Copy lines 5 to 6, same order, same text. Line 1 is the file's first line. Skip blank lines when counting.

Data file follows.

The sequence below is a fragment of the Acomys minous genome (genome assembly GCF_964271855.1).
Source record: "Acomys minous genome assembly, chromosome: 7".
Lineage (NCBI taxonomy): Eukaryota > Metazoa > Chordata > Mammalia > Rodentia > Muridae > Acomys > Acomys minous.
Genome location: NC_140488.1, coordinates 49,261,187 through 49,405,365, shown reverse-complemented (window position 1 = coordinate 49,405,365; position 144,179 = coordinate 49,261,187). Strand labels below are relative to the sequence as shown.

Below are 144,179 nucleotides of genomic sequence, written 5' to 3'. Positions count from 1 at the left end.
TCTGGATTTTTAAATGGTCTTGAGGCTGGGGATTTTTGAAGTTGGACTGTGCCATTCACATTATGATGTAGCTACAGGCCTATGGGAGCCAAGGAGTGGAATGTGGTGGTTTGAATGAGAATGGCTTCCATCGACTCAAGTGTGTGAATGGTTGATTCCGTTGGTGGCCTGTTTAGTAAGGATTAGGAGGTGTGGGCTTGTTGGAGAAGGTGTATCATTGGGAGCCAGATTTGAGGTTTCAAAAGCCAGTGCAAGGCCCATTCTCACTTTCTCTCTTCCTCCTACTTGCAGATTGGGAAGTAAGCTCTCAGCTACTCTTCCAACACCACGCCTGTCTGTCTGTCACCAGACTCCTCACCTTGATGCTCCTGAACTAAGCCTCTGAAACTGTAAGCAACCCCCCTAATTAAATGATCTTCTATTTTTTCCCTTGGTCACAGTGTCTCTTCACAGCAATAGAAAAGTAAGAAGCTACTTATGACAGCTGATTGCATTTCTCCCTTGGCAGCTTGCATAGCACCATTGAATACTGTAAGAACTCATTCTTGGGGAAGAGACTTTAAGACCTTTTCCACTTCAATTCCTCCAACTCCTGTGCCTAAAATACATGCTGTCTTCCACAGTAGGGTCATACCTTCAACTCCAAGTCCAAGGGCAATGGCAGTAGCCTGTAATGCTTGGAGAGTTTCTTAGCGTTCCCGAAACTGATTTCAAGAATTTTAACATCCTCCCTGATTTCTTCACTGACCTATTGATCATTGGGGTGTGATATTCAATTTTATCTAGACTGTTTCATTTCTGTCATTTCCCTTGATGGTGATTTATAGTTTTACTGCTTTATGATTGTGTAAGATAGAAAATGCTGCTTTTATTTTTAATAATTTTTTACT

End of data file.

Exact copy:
Below are 144,179 nucleotides of genomic sequence, written 5' to 3'. Positions count from 1 at the left end.
TCTGGATTTTTAAATGGTCTTGAGGCTGGGGATTTTTGAAGTTGGACTGTGCCATTCACATTATGATGTAGCTACAGGCCTATGGGAGCCAAGGAGTGGAATGTGGTGGTTTGAATGAGAATGGCTTCCATCGACTCAAGTGTGTGAATGGTTGATTCCGTTGGTGGCCTGTTTAGTAAGGATTAGGAGGTGTGGGCTTGTTGGAGAAGGTGTATCATTGGGAGCCAGATTTGAGGTTTCAAAAGCCAGTGCAAGGCCCATTCTCACTTTCTCTCTTCCTCCTACTTGCAGATTGGGAAGTAAGCTCTCAGCTACTCTTCCAACACCACGCCTGTCTGTCTGTCACCAGACTCCTCACCTTGATGCTCCTGAACTAAGCCTCTGAAACTGTAAGCAACCCCCCTAATTAAATGATCTTCTATTTTTTCCCTTGGTCACAGTGTCTCTTCACAGCAATAGAAAAGTAAGAAGCTACTTATGACAGCTGATTGCATTTCTCCCTTGGCAGCTTGCATAGCACCATTGAATACTGTAAGAACTCATTCTTGGGGAAGAGACTTTAAGACCTTTTCCACTTCAATTCCTCCAACTCCTGTGCCTAAAATACATGCTGTCTTCCACAGTAGGGTCATACCTTCAACTCCAAGTCCAAGGGCAATGGCAGTAGCCTGTAATGCTTGGAGAGTTTCTTAGCGTTCCCGAAACTGATTTCAAGAATTTTAACATCCTCCCTGATTTCTTCACTGACCTATTGATCATTGGGGTGTGATATTCAATTTTATCTAGACTGTTTCATTTCTGTCATTTCCCTTGATGGTGATTTATAGTTTTACTGCTTTATGATTGTGTAAGATAGAAAATGCTGCTTTTATTTTTAATAATTTTTTACT